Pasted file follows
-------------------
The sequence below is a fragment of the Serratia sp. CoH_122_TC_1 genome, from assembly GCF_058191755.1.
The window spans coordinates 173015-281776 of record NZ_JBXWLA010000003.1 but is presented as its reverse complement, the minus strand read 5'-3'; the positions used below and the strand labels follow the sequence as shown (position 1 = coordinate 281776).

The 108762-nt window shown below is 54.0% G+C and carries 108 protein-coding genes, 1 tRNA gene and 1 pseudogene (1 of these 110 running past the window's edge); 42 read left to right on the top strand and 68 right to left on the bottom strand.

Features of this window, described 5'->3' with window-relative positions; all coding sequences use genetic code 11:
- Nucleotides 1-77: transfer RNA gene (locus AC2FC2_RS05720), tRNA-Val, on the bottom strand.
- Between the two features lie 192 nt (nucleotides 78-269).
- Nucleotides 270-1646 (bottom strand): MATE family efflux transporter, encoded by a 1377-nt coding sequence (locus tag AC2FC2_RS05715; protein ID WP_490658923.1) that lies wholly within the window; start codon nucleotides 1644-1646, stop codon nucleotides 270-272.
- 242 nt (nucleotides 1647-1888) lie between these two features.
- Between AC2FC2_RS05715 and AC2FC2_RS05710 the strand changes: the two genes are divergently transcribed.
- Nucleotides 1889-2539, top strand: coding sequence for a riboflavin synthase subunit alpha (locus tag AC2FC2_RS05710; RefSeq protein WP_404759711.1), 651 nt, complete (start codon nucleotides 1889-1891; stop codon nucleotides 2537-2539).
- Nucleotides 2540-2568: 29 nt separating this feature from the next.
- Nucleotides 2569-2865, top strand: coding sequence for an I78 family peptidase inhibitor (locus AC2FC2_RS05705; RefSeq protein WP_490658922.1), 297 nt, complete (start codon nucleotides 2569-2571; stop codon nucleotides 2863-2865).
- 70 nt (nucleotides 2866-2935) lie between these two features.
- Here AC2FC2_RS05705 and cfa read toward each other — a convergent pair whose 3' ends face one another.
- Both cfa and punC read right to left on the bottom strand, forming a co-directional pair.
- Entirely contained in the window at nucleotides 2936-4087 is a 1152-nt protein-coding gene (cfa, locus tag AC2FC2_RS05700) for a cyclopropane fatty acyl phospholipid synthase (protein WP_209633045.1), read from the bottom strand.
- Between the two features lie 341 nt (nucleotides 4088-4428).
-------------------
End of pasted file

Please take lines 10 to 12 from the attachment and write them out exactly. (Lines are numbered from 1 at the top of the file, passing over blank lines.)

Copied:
- Nucleotides 1889-2539, top strand: coding sequence for a riboflavin synthase subunit alpha (locus tag AC2FC2_RS05710; RefSeq protein WP_404759711.1), 651 nt, complete (start codon nucleotides 1889-1891; stop codon nucleotides 2537-2539).
- Nucleotides 2540-2568: 29 nt separating this feature from the next.
- Nucleotides 2569-2865, top strand: coding sequence for an I78 family peptidase inhibitor (locus AC2FC2_RS05705; RefSeq protein WP_490658922.1), 297 nt, complete (start codon nucleotides 2569-2571; stop codon nucleotides 2863-2865).